Loan origination system (LOS) provider Ellie Mae reports that the recent network outage that affected its customers two weeks ago was not due to a distributed denial of service (DDoS) attack, as was initially believed, but rather was ‘triggered by a confluence of factors involving network, hardware, software and demand for service.’
‘We are pleased to confirm there was no breach of client or borrower data,’ says Sig Anderman, CEO and founder of Ellie Mae, in a statement. ‘We sincerely apologize to our clients and any affected borrowers for the unavailability of Encompass services during the outage, and thank them for their patience and understanding as we worked to bring the system back to normal functioning levels.’
Anderman adds that the company is nevertheless ‘focused on continuing to enhance our systems to deliver the functionality, reliability and scalability our clients need to run their businesses, remain compliant and originate high quality loans efficiently.’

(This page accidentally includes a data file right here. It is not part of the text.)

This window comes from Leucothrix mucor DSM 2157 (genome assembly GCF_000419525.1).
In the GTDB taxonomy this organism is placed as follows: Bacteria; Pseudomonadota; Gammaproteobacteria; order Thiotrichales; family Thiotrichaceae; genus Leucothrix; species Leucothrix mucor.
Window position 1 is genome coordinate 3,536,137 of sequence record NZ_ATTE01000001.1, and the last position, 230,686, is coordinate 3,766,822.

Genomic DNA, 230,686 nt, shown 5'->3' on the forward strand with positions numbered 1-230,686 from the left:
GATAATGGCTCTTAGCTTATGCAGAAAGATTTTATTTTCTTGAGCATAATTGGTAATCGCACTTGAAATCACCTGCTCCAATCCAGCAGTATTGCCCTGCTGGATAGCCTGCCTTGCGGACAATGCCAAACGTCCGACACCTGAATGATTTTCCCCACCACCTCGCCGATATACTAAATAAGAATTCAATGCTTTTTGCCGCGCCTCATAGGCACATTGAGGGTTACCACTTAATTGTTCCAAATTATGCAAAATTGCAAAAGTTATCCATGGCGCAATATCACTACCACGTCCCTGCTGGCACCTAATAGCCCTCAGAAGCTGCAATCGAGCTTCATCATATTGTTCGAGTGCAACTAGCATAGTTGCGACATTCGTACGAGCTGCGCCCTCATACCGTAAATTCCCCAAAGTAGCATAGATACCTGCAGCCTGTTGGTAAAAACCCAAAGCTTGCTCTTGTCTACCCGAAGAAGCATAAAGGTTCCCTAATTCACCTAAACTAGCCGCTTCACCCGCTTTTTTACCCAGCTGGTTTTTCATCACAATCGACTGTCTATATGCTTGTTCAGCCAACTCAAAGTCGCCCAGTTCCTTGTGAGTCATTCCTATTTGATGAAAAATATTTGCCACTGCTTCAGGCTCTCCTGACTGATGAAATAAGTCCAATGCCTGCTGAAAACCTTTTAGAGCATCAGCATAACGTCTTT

The company's statement, however, does not explain who was at fault for the outage – or what specifically happened.
When the outage first occurred on April 1, the company reported that it was consistent with a DDoS attack, leading many to speculate as to who would want to attack the company's Web-based system. However, ‘following a thorough review of the incident, with assistance from a leading security and cybercrime forensics firm, Ellie Mae has now concluded that there was no malicious attack on its systems,’ the company says in its statement.
Without being specific, the company says an ‘unexpected surge in service requests to web servers’ resulted in the outage.